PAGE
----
Disputing an Insurance Claim Settlement
Find out how to dispute an auto insurance claim settlement through claims adjustors, independent reviews, and legal means to avoid an inadequate settlement.
If you file an auto insurance claim and, in return, receive an inadequate settlement offer, you can dispute the auto claim settlement with your insurance company. If that doesn’t work you can move up the chain, get an independent review, or even take legal action.
Getting a Fair Settlement
The chances of your insurer offering you the maximum settlement for anything are next to zero. That doesn’t mean your settlement will be unfair, however if you feel it is, you should take action. Typically your insurer will have wiggle room and will be able to adjust your claim without a lot of fuss, of course insurers are for profit companies so in some cases it will make sense to explore further external options. On this page, we will look at the process of disputing an auto insurance claim settlement, the various options you have, and the pros and cons of each.
Options For Disputing an Auto Insurance Claim
What can you do if your insurer responds to your insurance claim with a settlement offer that you think is unfair?
Well, the good news is that you have a variety of options when it comes to disputing claims settlements. However, the bad news is that, as you exhaust more and more options, the remaining choices become more difficult, time-consuming, expensive, and aggravating. Be sure that you know what you’re getting into and be sure to approach the settlement disputing process with a clear head; remaining firm, calm, and agreeable while working in what can be a very frustrating system can only help your case.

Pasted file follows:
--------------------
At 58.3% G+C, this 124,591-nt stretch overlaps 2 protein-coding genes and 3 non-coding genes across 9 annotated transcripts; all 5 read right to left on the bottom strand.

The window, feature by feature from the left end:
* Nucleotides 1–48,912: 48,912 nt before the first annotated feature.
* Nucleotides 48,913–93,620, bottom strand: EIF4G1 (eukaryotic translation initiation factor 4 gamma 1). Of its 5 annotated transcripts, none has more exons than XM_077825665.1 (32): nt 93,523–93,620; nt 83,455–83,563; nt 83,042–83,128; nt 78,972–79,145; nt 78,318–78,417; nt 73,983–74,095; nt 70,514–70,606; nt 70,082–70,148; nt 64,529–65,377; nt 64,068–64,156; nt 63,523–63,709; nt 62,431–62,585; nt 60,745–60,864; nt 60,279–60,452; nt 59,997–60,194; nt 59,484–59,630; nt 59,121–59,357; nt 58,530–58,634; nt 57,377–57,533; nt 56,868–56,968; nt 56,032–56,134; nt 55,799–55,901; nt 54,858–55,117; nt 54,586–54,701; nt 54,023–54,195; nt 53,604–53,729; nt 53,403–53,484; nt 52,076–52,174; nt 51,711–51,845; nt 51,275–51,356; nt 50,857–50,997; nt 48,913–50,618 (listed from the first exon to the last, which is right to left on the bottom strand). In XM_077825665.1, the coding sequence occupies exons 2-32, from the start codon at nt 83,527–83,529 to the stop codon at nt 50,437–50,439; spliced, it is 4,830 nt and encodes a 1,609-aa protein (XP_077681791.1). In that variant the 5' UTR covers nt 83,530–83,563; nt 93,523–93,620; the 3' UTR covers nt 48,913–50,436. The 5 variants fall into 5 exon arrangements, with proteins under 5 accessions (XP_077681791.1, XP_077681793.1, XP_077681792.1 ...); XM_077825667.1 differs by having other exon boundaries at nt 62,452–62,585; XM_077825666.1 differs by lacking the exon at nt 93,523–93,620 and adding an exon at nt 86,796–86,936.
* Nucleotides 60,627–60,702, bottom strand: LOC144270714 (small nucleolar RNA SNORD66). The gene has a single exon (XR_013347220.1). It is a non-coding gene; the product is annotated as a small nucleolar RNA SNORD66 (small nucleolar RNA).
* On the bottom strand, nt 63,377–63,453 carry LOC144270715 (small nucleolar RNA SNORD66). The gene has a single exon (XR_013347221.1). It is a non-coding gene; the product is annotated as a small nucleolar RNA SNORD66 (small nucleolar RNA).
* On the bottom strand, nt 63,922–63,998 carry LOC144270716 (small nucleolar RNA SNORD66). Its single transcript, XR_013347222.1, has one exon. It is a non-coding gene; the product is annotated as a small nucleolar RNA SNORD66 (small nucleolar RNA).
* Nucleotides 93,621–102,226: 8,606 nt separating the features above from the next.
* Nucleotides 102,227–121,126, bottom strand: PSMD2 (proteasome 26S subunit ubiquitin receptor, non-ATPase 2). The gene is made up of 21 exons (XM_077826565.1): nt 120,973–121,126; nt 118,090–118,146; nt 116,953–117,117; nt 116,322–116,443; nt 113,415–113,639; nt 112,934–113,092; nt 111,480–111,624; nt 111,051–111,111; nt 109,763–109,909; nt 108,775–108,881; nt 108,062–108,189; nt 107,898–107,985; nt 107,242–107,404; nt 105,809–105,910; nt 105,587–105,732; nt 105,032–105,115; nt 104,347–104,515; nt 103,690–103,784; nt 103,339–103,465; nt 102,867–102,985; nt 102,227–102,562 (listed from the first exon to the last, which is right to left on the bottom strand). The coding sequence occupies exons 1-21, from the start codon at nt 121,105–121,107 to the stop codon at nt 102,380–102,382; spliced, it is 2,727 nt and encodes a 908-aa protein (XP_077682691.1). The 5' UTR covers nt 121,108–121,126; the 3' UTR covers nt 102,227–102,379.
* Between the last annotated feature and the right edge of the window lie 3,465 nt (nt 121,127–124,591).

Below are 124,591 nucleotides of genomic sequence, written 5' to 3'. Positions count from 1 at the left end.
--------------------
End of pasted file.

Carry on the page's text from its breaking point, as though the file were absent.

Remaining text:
Working with your Insurance Company:
The initial first steps in disputing a claim are fairly painless; speak with your claim adjustor. Clearly tell your claims adjustor that you’re unhappy with the settlement amount and explain why. In most cases, claim adjustors have some wiggle room in the specific amounts of the settlement. However, because insurance companies or for-profit entities, adjustors will naturally make a first offer at the low end of the range.
If this fails, you may want to speak with your claim adjustor’s supervisor. When doing so, be sure to provide detailed written documentation that lays out your case as persuasively as possible.
Working Against your Insurance Agency:
After these initial step in which you’re working with your insurance agency, the remaining options involve working against your insurer. These steps are generally more expensive, more time-consuming, and involve getting help from independent third parties.
The next step is to get an independent appraisal and put together a legal case. In this step, you’ll want to hire an independent, third-party appraiser to analyze the damage to your vehicle or property (if applicable). This appraisal, if it agrees with your argument, will greatly strengthen your case. Furthermore, you’ll want to hire a lawyer – preferably one with significant experience in auto insurance claims – to help you put together a legal case against the company.
Before taking further legal action, you should send your appraisal and written documentation of the reasoning behind your case to your insurance company one last time; often, if you have strong evidence to support your argument, the insurance company is likely to adjust your settlement offer without furthering the conflict.
Taking Legal Action:
Your final options all involve taking legal action against your insurer. These steps will all be costly and difficult. The entire tone underlying such legal action will be inherently adversarial. The three options are:
- Mediation — Mediation is a non-binding form of discussion between you and your insurer that’s moderated by an independent third party. Neither you nor the insurance company has to follow the recommendations of the mediator, but the act of mediation may help you come to a mutually agreeable settlement.
- Arbitration — Arbitration is a discussion between you and your insurer very much like mediation, except that both parties must abide by the rulings and decisions made by the arbitrator. Because of the finality of arbitration results, it is highly recommended that you have an attorney present.
- Court — Rather than arbitration, you may decide to take your insurer to court (usually small claims court). For this, you will definitely want an attorney to represent you.
For more information on the basics of disputing claims, we recommend reading the Department of Motor Vehicles guide on handling disputed auto insurance claims.